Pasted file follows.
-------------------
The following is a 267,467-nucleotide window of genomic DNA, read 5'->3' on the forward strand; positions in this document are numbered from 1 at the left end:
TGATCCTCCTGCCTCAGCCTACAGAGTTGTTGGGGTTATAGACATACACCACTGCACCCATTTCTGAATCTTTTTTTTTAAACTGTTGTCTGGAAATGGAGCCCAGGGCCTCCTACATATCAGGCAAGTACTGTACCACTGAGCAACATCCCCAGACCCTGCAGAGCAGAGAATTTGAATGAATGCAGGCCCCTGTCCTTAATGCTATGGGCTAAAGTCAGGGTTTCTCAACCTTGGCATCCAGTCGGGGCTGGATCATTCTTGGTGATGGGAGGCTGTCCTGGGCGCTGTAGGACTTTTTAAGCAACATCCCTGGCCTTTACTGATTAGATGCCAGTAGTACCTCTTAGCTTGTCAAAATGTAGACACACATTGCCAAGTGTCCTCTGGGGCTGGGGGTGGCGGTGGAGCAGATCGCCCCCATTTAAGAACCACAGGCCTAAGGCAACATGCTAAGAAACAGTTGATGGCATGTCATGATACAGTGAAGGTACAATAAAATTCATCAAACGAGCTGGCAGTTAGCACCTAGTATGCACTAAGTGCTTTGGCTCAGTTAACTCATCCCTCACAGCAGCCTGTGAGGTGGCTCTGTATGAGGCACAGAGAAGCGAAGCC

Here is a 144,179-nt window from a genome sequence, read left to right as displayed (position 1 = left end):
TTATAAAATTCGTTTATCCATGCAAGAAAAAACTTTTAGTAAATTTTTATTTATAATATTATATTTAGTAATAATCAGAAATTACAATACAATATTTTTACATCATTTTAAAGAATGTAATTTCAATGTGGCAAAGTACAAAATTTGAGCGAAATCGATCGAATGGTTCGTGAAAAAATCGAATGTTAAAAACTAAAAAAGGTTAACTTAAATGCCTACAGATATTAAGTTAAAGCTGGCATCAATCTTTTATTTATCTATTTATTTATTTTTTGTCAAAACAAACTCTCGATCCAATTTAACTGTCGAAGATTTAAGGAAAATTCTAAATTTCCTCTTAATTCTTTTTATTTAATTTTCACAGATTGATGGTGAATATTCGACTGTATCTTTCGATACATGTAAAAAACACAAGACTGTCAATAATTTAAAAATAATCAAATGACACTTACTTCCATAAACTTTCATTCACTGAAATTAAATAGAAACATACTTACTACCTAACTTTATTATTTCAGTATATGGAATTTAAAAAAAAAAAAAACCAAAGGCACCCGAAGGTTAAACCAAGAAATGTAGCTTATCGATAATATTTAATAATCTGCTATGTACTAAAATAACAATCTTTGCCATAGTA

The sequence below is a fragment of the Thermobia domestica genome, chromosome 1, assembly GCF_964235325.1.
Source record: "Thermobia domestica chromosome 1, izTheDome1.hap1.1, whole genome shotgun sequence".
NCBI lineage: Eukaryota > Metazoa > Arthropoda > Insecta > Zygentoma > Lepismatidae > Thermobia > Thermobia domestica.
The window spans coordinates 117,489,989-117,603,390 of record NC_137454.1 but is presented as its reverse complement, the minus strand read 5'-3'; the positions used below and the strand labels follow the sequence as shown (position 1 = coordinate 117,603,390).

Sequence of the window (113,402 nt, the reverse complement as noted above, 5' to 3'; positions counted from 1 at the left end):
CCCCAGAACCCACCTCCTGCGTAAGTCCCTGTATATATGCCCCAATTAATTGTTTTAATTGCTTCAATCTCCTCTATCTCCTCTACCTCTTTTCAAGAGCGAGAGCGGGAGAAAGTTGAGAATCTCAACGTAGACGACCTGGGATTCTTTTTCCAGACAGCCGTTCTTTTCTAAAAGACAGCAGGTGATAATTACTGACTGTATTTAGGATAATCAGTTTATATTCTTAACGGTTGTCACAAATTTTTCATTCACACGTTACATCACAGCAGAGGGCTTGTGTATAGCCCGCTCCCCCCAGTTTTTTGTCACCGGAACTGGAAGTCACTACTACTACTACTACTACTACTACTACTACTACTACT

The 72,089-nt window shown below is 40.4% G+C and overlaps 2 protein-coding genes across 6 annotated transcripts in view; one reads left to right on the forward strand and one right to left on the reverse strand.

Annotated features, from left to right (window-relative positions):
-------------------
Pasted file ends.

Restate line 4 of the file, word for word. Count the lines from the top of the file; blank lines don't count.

TTATAAAATTCGTTTATCCATGCAAGAAAAAACTTTTAGTAAATTTTTATTTATAATATTATATTTAGTAATAATCAGAAATTACAATACAATATTTTTACATCATTTTAAAGAATGTAATTTCAATGTGGCAAAGTACAAAATTTGAGCGAAATCGATCGAATGGTTCGTGAAAAAATCGAATGTTAAAAACTAAAAAAGGTTAACTTAAATGCCTACAGATATTAAGTTAAAGCTGGCATCAATCTTTTATTTATCTATTTATTTATTTTTTGTCAAAACAAACTCTCGATCCAATTTAACTGTCGAAGATTTAAGGAAAATTCTAAATTTCCTCTTAATTCTTTTTATTTAATTTTCACAGATTGATGGTGAATATTCGACTGTATCTTTCGATACATGTAAAAAACACAAGACTGTCAATAATTTAAAAATAATCAAATGACACTTACTTCCATAAACTTTCATTCACTGAAATTAAATAGAAACATACTTACTACCTAACTTTATTATTTCAGTATATGGAATTTAAAAAAAAAAAAAACCAAAGGCACCCGAAGGTTAAACCAAGAAATGTAGCTTATCGATAATATTTAATAATCTGCTATGTACTAAAATAACAATCTTTGCCATAGTA